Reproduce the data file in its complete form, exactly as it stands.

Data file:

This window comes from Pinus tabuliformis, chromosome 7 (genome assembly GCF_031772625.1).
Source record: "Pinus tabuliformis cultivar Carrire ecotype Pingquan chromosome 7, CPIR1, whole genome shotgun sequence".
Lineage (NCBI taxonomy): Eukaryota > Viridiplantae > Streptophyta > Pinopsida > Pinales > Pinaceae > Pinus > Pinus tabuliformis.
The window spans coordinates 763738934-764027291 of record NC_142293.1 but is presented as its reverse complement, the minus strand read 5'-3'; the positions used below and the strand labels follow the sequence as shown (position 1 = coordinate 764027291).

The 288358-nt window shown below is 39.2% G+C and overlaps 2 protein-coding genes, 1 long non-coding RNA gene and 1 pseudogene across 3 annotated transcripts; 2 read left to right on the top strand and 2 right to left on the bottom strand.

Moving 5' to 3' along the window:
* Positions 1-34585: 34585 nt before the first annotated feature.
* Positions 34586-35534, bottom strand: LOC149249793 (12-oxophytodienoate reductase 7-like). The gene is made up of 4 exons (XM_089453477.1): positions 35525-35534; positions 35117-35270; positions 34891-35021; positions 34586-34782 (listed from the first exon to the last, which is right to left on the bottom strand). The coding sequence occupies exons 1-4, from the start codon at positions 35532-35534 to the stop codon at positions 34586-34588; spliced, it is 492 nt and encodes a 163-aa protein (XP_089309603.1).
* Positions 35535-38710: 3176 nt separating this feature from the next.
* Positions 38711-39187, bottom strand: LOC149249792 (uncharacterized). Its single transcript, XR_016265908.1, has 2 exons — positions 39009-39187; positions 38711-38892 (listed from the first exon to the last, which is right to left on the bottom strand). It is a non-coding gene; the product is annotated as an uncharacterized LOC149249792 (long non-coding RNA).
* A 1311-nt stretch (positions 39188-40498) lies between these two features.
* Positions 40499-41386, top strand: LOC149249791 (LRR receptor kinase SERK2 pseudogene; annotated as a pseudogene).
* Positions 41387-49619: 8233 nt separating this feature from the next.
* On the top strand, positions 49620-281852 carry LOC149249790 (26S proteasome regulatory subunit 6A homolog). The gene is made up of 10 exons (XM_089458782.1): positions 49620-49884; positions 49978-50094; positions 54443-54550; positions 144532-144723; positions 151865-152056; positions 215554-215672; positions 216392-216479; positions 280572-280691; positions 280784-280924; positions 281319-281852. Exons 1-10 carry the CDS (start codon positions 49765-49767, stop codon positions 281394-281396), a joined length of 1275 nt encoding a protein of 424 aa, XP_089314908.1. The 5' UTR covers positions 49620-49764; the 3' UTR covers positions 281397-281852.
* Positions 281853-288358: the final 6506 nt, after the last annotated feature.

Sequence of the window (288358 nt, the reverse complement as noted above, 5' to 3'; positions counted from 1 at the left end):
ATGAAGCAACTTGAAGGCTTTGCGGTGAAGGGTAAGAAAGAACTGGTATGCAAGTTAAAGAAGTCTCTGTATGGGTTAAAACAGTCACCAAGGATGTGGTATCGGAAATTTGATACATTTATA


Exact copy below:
This window comes from Pinus tabuliformis, chromosome 7 (genome assembly GCF_031772625.1).
Source record: "Pinus tabuliformis cultivar Carrire ecotype Pingquan chromosome 7, CPIR1, whole genome shotgun sequence".
Lineage (NCBI taxonomy): Eukaryota > Viridiplantae > Streptophyta > Pinopsida > Pinales > Pinaceae > Pinus > Pinus tabuliformis.
The window spans coordinates 763738934-764027291 of record NC_142293.1 but is presented as its reverse complement, the minus strand read 5'-3'; the positions used below and the strand labels follow the sequence as shown (position 1 = coordinate 764027291).

The 288358-nt window shown below is 39.2% G+C and overlaps 2 protein-coding genes, 1 long non-coding RNA gene and 1 pseudogene across 3 annotated transcripts; 2 read left to right on the top strand and 2 right to left on the bottom strand.

Moving 5' to 3' along the window:
* Positions 1-34585: 34585 nt before the first annotated feature.
* Positions 34586-35534, bottom strand: LOC149249793 (12-oxophytodienoate reductase 7-like). The gene is made up of 4 exons (XM_089453477.1): positions 35525-35534; positions 35117-35270; positions 34891-35021; positions 34586-34782 (listed from the first exon to the last, which is right to left on the bottom strand). The coding sequence occupies exons 1-4, from the start codon at positions 35532-35534 to the stop codon at positions 34586-34588; spliced, it is 492 nt and encodes a 163-aa protein (XP_089309603.1).
* Positions 35535-38710: 3176 nt separating this feature from the next.
* Positions 38711-39187, bottom strand: LOC149249792 (uncharacterized). Its single transcript, XR_016265908.1, has 2 exons — positions 39009-39187; positions 38711-38892 (listed from the first exon to the last, which is right to left on the bottom strand). It is a non-coding gene; the product is annotated as an uncharacterized LOC149249792 (long non-coding RNA).
* A 1311-nt stretch (positions 39188-40498) lies between these two features.
* Positions 40499-41386, top strand: LOC149249791 (LRR receptor kinase SERK2 pseudogene; annotated as a pseudogene).
* Positions 41387-49619: 8233 nt separating this feature from the next.
* On the top strand, positions 49620-281852 carry LOC149249790 (26S proteasome regulatory subunit 6A homolog). The gene is made up of 10 exons (XM_089458782.1): positions 49620-49884; positions 49978-50094; positions 54443-54550; positions 144532-144723; positions 151865-152056; positions 215554-215672; positions 216392-216479; positions 280572-280691; positions 280784-280924; positions 281319-281852. Exons 1-10 carry the CDS (start codon positions 49765-49767, stop codon positions 281394-281396), a joined length of 1275 nt encoding a protein of 424 aa, XP_089314908.1. The 5' UTR covers positions 49620-49764; the 3' UTR covers positions 281397-281852.
* Positions 281853-288358: the final 6506 nt, after the last annotated feature.

Sequence of the window (288358 nt, the reverse complement as noted above, 5' to 3'; positions counted from 1 at the left end):
ATGAAGCAACTTGAAGGCTTTGCGGTGAAGGGTAAGAAAGAACTGGTATGCAAGTTAAAGAAGTCTCTGTATGGGTTAAAACAGTCACCAAGGATGTGGTATCGGAAATTTGATACATTTATA